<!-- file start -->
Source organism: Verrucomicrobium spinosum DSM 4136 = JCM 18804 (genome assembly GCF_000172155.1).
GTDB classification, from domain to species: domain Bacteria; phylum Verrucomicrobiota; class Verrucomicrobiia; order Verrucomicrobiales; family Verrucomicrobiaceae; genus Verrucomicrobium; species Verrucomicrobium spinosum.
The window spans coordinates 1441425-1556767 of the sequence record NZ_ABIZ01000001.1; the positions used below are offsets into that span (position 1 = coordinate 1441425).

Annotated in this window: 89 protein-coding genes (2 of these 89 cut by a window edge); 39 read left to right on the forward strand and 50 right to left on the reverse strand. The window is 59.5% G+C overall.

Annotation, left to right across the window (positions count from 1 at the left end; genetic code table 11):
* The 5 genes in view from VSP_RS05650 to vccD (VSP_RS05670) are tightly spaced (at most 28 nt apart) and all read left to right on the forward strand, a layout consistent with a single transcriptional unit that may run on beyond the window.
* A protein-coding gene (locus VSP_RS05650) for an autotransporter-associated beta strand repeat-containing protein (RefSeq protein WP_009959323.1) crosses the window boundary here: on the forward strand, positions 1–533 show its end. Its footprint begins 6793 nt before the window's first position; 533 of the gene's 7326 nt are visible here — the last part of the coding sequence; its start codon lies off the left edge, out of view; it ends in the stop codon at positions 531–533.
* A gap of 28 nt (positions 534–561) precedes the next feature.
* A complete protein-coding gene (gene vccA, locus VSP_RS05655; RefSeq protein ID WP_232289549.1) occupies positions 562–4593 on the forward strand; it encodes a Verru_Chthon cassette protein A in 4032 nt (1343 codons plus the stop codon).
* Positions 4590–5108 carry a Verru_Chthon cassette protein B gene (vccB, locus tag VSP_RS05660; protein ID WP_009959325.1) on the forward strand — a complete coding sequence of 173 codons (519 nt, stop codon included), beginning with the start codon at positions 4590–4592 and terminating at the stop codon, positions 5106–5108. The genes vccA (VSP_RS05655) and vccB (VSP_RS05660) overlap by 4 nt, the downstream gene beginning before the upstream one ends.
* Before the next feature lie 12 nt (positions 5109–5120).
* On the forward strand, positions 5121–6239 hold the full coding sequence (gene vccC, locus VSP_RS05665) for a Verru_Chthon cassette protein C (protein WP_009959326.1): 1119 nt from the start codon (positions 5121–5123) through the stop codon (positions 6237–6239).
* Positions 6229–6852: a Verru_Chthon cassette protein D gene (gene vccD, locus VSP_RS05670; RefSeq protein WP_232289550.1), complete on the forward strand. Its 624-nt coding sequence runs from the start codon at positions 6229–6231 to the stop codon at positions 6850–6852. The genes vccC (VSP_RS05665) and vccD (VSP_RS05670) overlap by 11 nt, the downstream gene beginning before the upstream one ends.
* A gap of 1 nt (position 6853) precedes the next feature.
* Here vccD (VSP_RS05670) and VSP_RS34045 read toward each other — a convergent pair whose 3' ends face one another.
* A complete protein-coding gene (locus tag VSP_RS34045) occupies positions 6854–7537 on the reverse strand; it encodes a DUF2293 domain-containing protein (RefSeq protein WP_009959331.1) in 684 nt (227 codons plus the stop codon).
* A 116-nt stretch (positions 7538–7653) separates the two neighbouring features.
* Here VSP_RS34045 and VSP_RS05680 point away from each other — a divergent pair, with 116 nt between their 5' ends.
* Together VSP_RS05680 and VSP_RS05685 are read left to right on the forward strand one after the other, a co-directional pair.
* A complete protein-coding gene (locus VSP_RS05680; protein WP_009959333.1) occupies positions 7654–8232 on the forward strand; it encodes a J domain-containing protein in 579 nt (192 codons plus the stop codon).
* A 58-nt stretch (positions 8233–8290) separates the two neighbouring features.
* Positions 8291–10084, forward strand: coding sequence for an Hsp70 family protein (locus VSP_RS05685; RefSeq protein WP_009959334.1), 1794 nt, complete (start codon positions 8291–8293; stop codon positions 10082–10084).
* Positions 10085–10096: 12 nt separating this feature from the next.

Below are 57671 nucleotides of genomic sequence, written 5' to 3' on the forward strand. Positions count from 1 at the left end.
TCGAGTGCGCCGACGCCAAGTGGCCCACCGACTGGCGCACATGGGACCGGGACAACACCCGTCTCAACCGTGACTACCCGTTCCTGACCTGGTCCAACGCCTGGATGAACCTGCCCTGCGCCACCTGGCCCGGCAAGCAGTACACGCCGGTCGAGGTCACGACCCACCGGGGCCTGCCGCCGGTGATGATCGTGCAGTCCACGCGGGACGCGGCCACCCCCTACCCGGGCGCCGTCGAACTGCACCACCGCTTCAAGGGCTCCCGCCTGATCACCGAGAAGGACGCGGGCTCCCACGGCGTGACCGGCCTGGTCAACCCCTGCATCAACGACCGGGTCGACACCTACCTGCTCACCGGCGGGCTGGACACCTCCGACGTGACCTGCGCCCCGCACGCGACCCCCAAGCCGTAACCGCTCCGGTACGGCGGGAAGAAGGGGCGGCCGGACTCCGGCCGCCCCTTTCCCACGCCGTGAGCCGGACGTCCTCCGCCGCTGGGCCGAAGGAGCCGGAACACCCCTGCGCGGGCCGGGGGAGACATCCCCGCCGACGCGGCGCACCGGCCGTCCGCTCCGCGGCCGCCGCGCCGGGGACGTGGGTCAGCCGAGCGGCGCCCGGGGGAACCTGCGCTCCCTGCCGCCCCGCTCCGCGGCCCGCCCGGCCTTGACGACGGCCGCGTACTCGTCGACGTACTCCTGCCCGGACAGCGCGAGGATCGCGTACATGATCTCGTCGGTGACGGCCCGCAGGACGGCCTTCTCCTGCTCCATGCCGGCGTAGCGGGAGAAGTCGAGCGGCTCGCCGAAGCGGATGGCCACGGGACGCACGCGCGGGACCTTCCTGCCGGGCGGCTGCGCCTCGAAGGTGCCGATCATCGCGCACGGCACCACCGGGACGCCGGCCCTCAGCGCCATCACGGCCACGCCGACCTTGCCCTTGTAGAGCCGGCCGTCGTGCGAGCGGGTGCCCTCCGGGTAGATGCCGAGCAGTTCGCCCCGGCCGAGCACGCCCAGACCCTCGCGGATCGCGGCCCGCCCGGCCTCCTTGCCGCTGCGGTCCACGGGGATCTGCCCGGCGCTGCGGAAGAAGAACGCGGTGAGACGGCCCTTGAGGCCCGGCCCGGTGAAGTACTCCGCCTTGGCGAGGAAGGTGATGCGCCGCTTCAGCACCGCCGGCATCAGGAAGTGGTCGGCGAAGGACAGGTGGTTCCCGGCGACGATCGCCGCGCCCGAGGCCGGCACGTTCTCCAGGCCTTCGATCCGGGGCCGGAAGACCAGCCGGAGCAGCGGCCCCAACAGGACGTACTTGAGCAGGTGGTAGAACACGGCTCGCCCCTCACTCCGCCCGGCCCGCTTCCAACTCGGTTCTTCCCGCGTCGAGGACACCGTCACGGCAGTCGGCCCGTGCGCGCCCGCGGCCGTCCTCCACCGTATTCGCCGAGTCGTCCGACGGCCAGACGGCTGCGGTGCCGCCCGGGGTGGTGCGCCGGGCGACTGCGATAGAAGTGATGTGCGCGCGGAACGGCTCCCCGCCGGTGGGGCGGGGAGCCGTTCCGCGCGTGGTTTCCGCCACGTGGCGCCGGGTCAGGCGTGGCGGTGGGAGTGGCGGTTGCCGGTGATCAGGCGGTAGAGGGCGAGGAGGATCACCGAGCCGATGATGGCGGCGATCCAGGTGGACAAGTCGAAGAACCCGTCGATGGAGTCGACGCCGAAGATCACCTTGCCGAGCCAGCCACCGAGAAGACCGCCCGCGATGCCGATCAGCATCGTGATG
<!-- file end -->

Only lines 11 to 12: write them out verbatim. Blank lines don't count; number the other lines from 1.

* Before the next feature lie 12 nt (positions 5109–5120).
* On the forward strand, positions 5121–6239 hold the full coding sequence (gene vccC, locus VSP_RS05665) for a Verru_Chthon cassette protein C (protein WP_009959326.1): 1119 nt from the start codon (positions 5121–5123) through the stop codon (positions 6237–6239).